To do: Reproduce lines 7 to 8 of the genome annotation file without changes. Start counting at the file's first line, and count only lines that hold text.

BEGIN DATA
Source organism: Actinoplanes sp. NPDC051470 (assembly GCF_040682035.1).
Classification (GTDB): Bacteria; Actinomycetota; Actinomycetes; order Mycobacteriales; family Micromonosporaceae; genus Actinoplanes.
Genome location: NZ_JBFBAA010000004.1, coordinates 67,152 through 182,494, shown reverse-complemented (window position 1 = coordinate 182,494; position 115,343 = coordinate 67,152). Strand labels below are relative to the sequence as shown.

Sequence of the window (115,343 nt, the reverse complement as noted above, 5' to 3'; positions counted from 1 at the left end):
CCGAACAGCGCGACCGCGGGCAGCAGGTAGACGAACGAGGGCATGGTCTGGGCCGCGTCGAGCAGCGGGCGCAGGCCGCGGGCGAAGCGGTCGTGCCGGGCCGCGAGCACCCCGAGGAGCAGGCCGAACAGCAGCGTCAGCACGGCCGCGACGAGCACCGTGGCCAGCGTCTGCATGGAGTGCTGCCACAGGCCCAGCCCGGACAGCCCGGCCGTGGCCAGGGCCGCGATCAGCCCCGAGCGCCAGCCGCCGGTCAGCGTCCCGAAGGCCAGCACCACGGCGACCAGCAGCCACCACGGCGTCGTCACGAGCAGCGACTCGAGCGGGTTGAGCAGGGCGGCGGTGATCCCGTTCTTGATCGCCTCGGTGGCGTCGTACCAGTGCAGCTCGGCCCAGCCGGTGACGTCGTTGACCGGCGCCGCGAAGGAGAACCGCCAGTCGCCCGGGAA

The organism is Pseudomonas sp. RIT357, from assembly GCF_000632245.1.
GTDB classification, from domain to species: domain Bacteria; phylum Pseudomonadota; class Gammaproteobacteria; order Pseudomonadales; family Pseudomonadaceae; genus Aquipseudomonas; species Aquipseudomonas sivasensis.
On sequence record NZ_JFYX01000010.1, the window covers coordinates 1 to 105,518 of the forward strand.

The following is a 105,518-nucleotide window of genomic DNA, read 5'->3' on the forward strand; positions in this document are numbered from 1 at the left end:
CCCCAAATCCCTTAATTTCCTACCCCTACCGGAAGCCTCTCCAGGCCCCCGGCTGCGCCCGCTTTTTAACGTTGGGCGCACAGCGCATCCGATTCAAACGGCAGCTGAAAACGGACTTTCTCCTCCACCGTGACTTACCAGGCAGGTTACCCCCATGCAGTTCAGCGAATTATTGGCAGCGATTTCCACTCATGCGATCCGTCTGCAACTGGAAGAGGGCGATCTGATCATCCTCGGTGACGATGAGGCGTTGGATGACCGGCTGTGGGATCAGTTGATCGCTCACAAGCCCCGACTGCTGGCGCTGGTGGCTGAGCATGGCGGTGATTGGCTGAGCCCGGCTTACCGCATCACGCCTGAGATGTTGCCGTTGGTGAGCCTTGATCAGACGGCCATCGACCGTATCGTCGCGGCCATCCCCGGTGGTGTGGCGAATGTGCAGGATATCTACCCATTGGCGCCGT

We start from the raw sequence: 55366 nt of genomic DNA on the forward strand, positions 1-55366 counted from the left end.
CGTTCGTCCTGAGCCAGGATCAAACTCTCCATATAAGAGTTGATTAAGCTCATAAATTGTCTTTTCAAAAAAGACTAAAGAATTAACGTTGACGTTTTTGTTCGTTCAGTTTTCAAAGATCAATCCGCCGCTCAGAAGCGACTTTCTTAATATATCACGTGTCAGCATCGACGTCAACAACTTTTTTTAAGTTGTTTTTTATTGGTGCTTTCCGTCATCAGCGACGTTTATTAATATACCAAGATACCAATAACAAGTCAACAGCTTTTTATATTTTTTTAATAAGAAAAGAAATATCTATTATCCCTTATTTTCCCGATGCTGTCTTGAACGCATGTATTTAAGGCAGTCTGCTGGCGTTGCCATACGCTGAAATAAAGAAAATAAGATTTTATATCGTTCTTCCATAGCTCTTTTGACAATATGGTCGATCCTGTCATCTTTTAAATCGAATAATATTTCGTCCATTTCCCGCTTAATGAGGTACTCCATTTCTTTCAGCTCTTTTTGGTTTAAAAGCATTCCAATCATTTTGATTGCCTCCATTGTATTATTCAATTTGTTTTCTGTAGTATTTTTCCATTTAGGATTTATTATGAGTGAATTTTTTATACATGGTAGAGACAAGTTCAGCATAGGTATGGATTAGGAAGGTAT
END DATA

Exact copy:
GTDB classification, from domain to species: domain Bacteria; phylum Pseudomonadota; class Gammaproteobacteria; order Pseudomonadales; family Pseudomonadaceae; genus Aquipseudomonas; species Aquipseudomonas sivasensis.
On sequence record NZ_JFYX01000010.1, the window covers coordinates 1 to 105,518 of the forward strand.